To this end, given , consider the alternative weaker conditions

(12)

and

(13)

We will say that is -admissible if all of the four conditions (10), (11), (12), and (13) hold. Note that all of these are deterministic conditions on . We will show in Lemma 3.2 that a random measurement system is -admissible with high probability when , but first let us show how these two alternative conditions are used instead of a bound on . Suppose is -admissible. Noting that , we have

(14)

Invoking (12) and (13), we get that

(15)

provided and is sufficiently small (e.g. ). Hence, together with the lower bound of (11), we have

and therefore

where again is the sigma-algebra generated by .

At this point, it will be helpful to replace the condition by a size condition on . Note that for any two nonzero vectors and , we have

so that the condition implies . Therefore we have

(16)

With the above discussion we have established the following result:

Lemma 3.1.

There exists such that, if and is -admissible, then

(17)

where and .

We now show that a random is -admissible with high probability in the regime .

Lemma 3.2.

For every , there exists positive constants and depending only on such that if , then a random measurement system that is chosen independently from the uniform distribution on is -admissible with probability at least .

Proof.

The property (10) is proven in [9] and (11) is covered by [12, Theorem 5.39]. Hence we only need to establish (12) and (13). Note that by homogeneity we may assume .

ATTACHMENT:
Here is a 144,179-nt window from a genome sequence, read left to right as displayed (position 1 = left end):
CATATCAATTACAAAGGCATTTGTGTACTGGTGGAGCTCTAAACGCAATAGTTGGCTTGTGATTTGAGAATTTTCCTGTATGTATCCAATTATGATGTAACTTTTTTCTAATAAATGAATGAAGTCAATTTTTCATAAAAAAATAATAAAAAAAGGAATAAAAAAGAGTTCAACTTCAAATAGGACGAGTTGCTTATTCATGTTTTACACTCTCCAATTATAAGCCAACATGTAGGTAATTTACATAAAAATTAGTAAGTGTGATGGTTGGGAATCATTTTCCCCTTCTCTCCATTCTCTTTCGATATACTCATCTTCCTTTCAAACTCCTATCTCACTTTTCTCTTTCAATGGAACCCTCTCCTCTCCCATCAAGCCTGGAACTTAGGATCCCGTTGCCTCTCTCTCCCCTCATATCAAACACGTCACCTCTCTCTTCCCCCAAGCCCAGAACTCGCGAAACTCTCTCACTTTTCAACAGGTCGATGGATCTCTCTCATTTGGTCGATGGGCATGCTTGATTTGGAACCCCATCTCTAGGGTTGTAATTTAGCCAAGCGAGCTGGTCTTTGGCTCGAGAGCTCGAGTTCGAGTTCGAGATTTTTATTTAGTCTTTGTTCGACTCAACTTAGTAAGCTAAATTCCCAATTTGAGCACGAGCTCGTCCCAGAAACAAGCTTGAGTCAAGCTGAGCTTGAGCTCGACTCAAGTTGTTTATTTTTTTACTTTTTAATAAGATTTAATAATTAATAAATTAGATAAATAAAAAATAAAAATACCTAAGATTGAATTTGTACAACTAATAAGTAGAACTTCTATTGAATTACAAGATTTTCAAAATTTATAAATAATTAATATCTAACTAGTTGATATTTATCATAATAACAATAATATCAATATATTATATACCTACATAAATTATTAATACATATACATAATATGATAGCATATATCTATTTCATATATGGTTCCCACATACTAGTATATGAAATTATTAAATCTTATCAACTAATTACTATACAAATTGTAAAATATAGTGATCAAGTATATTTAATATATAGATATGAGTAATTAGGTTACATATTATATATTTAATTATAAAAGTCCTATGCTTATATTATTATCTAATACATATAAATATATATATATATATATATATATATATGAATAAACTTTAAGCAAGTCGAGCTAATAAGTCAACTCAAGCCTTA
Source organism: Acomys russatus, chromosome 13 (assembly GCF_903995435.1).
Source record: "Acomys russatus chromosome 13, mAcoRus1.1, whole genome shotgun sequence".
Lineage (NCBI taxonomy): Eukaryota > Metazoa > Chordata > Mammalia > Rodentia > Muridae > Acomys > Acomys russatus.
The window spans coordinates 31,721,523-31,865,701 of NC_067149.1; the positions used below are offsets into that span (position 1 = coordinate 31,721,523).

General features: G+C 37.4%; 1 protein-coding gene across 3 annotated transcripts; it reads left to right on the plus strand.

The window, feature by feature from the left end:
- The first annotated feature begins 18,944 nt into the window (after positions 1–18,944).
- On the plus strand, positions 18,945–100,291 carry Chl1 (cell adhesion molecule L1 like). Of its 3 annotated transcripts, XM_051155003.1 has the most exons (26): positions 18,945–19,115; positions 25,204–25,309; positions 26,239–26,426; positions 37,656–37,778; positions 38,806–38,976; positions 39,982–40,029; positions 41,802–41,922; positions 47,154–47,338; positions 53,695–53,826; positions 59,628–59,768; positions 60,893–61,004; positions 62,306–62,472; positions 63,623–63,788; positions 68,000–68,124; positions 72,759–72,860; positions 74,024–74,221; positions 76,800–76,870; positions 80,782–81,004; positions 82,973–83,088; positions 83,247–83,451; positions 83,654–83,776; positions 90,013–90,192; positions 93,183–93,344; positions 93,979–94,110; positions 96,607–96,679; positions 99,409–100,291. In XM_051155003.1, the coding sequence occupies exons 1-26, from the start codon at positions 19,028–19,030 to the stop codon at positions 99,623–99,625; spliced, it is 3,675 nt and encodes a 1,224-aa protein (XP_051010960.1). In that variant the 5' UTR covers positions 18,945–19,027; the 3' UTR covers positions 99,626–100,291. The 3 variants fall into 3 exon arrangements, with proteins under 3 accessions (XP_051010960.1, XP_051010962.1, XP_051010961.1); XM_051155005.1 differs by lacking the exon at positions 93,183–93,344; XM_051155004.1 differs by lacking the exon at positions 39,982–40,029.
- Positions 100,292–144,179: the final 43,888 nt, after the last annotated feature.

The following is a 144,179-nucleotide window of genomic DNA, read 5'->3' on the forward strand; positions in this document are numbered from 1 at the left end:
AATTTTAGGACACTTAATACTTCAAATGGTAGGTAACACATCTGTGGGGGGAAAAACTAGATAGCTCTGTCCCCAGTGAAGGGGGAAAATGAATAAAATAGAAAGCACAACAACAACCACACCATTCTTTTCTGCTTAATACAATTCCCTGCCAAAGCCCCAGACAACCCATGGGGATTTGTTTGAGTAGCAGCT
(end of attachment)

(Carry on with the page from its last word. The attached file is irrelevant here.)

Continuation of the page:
We start with (12). As is standard in this type of question, we would like to establish the stated inequality for fixed first (with high probability) and then use approximation over an -net of to achieve uniformity over . However is a discontinuous function of the random variable , presenting a difficulty for the approximation argument. The solution will follow by incorporating a suitable Lipschitz extension, as also done in [3].

For this purpose, let be defined by

(18)

Then is a Lipschitz function with Lipschitz constant . Furthermore,

so that for any we have

(19)

Now, let denote the random vector uniformly distributed on so that is a spherical random vector in (see [12, Section 5.2.5]). Let stand for the sub-exponential norm and the sub-Gaussian norm (see [12, Section 5.2.3 and 5.2.4]). Noting that , we have

where in the second step we have used [12, Lemma 5.14]) and in the last step the fact that the sub-Gaussian norm of a spherical random vector is bounded by an absolute constant (see [12, Section 5.2.5]; a direct computation is also possible).

Hence, by the Bernstein-type inequality [12, Proposition 5.16], there is an absolute constant such that for any we have, with probability at least ,

(20)